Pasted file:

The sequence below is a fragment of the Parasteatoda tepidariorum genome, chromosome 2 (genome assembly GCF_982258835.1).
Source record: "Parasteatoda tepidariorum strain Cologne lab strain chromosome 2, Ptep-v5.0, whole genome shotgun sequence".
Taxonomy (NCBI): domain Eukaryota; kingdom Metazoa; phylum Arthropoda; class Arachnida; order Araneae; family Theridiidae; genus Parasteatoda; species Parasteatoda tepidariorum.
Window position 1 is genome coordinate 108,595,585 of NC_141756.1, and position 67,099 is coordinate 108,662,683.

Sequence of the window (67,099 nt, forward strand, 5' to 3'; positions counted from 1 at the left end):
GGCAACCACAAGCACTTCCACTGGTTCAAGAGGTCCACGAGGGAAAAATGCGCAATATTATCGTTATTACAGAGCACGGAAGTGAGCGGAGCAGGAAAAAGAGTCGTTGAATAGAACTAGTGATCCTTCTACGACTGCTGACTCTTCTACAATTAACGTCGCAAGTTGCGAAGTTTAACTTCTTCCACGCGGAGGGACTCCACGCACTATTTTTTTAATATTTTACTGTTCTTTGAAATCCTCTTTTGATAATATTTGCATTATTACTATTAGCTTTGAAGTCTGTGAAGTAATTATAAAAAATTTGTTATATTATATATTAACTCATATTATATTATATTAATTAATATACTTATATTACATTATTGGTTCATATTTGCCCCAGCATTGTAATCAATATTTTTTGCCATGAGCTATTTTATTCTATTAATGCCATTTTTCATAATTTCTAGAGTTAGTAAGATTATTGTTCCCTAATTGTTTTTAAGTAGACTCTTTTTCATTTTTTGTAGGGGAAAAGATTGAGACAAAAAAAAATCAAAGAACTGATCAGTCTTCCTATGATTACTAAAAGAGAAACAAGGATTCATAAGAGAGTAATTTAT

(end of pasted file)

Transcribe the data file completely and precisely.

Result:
The sequence below is a fragment of the Parasteatoda tepidariorum genome, chromosome 2 (genome assembly GCF_982258835.1).
Source record: "Parasteatoda tepidariorum strain Cologne lab strain chromosome 2, Ptep-v5.0, whole genome shotgun sequence".
Taxonomy (NCBI): domain Eukaryota; kingdom Metazoa; phylum Arthropoda; class Arachnida; order Araneae; family Theridiidae; genus Parasteatoda; species Parasteatoda tepidariorum.
Window position 1 is genome coordinate 108,595,585 of NC_141756.1, and position 67,099 is coordinate 108,662,683.

Sequence of the window (67,099 nt, forward strand, 5' to 3'; positions counted from 1 at the left end):
GGCAACCACAAGCACTTCCACTGGTTCAAGAGGTCCACGAGGGAAAAATGCGCAATATTATCGTTATTACAGAGCACGGAAGTGAGCGGAGCAGGAAAAAGAGTCGTTGAATAGAACTAGTGATCCTTCTACGACTGCTGACTCTTCTACAATTAACGTCGCAAGTTGCGAAGTTTAACTTCTTCCACGCGGAGGGACTCCACGCACTATTTTTTTAATATTTTACTGTTCTTTGAAATCCTCTTTTGATAATATTTGCATTATTACTATTAGCTTTGAAGTCTGTGAAGTAATTATAAAAAATTTGTTATATTATATATTAACTCATATTATATTATATTAATTAATATACTTATATTACATTATTGGTTCATATTTGCCCCAGCATTGTAATCAATATTTTTTGCCATGAGCTATTTTATTCTATTAATGCCATTTTTCATAATTTCTAGAGTTAGTAAGATTATTGTTCCCTAATTGTTTTTAAGTAGACTCTTTTTCATTTTTTGTAGGGGAAAAGATTGAGACAAAAAAAAATCAAAGAACTGATCAGTCTTCCTATGATTACTAAAAGAGAAACAAGGATTCATAAGAGAGTAATTTAT